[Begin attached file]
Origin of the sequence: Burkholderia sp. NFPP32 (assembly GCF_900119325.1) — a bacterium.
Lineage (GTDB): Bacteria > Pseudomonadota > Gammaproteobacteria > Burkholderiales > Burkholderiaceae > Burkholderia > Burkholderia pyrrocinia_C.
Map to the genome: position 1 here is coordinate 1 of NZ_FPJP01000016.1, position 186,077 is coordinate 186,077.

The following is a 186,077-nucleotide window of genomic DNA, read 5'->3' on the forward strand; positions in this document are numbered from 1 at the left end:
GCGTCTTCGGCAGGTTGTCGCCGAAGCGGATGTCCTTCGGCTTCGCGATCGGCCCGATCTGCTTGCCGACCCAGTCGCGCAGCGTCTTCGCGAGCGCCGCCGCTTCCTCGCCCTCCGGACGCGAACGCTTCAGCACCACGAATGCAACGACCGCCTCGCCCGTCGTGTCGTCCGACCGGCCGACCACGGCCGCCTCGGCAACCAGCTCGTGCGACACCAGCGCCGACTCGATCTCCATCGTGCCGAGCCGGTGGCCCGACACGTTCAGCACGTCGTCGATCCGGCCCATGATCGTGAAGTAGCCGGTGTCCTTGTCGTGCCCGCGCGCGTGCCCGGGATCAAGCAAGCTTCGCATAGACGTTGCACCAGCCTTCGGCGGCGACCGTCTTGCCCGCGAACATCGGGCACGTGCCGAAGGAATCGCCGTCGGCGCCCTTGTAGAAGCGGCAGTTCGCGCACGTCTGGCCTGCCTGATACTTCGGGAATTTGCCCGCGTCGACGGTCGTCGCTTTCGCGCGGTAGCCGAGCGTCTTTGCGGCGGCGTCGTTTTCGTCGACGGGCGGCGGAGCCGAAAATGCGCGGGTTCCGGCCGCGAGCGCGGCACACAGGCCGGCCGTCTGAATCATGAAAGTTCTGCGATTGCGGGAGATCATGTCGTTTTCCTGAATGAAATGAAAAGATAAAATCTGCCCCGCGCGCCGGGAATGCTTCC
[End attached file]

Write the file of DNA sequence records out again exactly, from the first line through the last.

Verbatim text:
Origin of the sequence: Burkholderia sp. NFPP32 (assembly GCF_900119325.1) — a bacterium.
Lineage (GTDB): Bacteria > Pseudomonadota > Gammaproteobacteria > Burkholderiales > Burkholderiaceae > Burkholderia > Burkholderia pyrrocinia_C.
Map to the genome: position 1 here is coordinate 1 of NZ_FPJP01000016.1, position 186,077 is coordinate 186,077.

The following is a 186,077-nucleotide window of genomic DNA, read 5'->3' on the forward strand; positions in this document are numbered from 1 at the left end:
GCGTCTTCGGCAGGTTGTCGCCGAAGCGGATGTCCTTCGGCTTCGCGATCGGCCCGATCTGCTTGCCGACCCAGTCGCGCAGCGTCTTCGCGAGCGCCGCCGCTTCCTCGCCCTCCGGACGCGAACGCTTCAGCACCACGAATGCAACGACCGCCTCGCCCGTCGTGTCGTCCGACCGGCCGACCACGGCCGCCTCGGCAACCAGCTCGTGCGACACCAGCGCCGACTCGATCTCCATCGTGCCGAGCCGGTGGCCCGACACGTTCAGCACGTCGTCGATCCGGCCCATGATCGTGAAGTAGCCGGTGTCCTTGTCGTGCCCGCGCGCGTGCCCGGGATCAAGCAAGCTTCGCATAGACGTTGCACCAGCCTTCGGCGGCGACCGTCTTGCCCGCGAACATCGGGCACGTGCCGAAGGAATCGCCGTCGGCGCCCTTGTAGAAGCGGCAGTTCGCGCACGTCTGGCCTGCCTGATACTTCGGGAATTTGCCCGCGTCGACGGTCGTCGCTTTCGCGCGGTAGCCGAGCGTCTTTGCGGCGGCGTCGTTTTCGTCGACGGGCGGCGGAGCCGAAAATGCGCGGGTTCCGGCCGCGAGCGCGGCACACAGGCCGGCCGTCTGAATCATGAAAGTTCTGCGATTGCGGGAGATCATGTCGTTTTCCTGAATGAAATGAAAAGATAAAATCTGCCCCGCGCGCCGGGAATGCTTCC